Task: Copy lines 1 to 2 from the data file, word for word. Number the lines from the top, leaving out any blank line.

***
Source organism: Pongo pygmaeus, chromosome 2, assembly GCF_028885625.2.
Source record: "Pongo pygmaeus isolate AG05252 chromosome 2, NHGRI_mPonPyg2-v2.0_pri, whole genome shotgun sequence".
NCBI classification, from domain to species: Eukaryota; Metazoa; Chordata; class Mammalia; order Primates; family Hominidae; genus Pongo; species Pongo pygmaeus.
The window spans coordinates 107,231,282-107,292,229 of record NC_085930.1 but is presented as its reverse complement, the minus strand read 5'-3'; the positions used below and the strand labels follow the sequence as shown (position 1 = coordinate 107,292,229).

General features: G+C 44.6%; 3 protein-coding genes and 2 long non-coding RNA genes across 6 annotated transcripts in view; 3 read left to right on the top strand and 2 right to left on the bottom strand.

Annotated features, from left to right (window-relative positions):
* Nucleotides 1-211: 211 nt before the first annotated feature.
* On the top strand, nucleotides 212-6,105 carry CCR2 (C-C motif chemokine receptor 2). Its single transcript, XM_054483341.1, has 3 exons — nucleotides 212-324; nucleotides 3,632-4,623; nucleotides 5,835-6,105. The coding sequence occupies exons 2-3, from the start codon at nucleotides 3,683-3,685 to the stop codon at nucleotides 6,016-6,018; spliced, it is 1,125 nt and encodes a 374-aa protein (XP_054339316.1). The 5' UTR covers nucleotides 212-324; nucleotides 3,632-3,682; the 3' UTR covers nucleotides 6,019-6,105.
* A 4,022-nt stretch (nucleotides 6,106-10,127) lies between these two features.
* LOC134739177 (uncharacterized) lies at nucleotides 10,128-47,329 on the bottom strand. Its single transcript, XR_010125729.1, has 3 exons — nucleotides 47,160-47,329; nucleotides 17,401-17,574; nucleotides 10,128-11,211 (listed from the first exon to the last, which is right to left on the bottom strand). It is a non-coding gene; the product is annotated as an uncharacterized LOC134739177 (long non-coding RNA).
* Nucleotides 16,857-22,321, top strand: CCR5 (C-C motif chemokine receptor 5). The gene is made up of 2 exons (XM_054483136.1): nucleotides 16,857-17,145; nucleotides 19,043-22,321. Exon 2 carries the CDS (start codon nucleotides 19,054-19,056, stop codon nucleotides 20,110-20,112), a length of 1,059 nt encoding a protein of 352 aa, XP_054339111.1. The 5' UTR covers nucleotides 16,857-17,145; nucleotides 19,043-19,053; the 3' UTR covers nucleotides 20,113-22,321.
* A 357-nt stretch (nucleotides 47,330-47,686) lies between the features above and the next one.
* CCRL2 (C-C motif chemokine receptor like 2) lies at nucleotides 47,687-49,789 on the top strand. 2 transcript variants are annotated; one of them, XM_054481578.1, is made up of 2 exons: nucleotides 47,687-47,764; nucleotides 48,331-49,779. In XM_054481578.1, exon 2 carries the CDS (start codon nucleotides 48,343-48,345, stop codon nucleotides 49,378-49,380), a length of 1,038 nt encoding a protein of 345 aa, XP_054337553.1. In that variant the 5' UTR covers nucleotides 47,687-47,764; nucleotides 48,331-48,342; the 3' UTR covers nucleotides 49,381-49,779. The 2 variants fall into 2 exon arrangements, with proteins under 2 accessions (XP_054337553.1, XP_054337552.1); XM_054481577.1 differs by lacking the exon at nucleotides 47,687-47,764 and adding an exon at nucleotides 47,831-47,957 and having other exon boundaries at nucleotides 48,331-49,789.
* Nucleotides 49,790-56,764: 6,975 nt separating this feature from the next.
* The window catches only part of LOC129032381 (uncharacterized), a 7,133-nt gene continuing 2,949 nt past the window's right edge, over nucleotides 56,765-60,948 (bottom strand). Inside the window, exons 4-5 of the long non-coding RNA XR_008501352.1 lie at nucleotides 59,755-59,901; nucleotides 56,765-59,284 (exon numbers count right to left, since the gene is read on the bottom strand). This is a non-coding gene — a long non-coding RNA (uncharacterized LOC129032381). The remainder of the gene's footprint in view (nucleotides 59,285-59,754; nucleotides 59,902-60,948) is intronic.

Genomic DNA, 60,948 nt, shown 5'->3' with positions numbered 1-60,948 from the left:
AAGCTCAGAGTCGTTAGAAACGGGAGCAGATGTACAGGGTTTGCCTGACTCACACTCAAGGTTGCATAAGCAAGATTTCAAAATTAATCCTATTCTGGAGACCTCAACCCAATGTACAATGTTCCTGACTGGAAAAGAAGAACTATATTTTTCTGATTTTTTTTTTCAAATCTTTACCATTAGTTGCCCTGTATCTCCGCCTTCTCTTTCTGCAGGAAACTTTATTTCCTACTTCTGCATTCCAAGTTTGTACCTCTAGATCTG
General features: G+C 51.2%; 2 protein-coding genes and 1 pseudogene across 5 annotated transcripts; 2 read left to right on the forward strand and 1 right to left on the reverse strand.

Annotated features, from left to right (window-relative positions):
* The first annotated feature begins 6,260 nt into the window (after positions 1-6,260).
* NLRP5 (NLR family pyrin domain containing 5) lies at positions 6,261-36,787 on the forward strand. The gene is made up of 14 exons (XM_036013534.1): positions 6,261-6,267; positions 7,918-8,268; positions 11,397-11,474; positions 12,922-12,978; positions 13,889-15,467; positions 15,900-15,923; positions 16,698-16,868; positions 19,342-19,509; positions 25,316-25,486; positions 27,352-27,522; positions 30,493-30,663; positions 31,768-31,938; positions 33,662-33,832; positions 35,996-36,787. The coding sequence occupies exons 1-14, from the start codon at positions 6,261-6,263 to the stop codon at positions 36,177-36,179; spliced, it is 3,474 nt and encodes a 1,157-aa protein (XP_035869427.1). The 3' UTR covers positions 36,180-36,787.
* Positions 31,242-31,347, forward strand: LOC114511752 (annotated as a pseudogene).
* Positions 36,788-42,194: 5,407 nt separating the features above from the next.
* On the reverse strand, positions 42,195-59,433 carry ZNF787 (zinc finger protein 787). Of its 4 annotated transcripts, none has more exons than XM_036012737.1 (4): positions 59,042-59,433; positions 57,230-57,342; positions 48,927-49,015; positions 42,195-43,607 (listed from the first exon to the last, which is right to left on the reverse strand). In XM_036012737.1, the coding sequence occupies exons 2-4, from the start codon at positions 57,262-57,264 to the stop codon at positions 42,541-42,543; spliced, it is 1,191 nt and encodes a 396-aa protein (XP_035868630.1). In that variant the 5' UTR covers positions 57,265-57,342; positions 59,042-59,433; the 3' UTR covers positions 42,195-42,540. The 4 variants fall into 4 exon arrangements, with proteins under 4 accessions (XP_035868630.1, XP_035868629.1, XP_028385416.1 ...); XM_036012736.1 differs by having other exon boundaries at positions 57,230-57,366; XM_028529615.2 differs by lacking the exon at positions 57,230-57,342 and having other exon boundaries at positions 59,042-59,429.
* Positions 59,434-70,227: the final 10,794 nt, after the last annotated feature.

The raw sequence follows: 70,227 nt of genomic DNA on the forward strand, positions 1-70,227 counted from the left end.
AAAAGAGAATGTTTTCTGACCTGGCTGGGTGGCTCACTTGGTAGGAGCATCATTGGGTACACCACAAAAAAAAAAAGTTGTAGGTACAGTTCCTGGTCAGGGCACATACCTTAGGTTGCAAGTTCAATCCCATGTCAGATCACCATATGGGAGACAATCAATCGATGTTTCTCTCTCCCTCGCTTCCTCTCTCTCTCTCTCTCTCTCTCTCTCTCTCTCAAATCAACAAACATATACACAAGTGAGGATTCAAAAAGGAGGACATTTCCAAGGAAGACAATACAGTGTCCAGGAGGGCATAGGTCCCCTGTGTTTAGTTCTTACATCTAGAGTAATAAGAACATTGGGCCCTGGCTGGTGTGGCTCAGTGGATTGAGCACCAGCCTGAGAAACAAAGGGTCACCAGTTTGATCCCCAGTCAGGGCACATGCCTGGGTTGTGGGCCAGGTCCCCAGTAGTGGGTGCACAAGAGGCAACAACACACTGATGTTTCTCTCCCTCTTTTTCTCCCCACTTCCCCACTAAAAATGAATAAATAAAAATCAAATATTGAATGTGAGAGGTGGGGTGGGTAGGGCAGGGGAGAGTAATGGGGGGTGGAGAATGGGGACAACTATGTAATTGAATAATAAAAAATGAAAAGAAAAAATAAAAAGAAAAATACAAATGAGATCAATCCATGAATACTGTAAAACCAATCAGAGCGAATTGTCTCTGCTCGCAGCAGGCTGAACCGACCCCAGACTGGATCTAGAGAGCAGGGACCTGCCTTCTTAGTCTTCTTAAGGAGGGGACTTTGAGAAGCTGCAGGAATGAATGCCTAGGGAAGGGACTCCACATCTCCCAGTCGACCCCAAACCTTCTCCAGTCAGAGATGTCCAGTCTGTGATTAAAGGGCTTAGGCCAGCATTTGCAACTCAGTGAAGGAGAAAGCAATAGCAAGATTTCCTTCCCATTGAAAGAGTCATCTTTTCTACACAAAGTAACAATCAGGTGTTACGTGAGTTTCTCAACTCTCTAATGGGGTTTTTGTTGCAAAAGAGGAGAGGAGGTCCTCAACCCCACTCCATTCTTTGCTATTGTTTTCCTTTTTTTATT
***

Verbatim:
Source organism: Pongo pygmaeus, chromosome 2, assembly GCF_028885625.2.
Source record: "Pongo pygmaeus isolate AG05252 chromosome 2, NHGRI_mPonPyg2-v2.0_pri, whole genome shotgun sequence".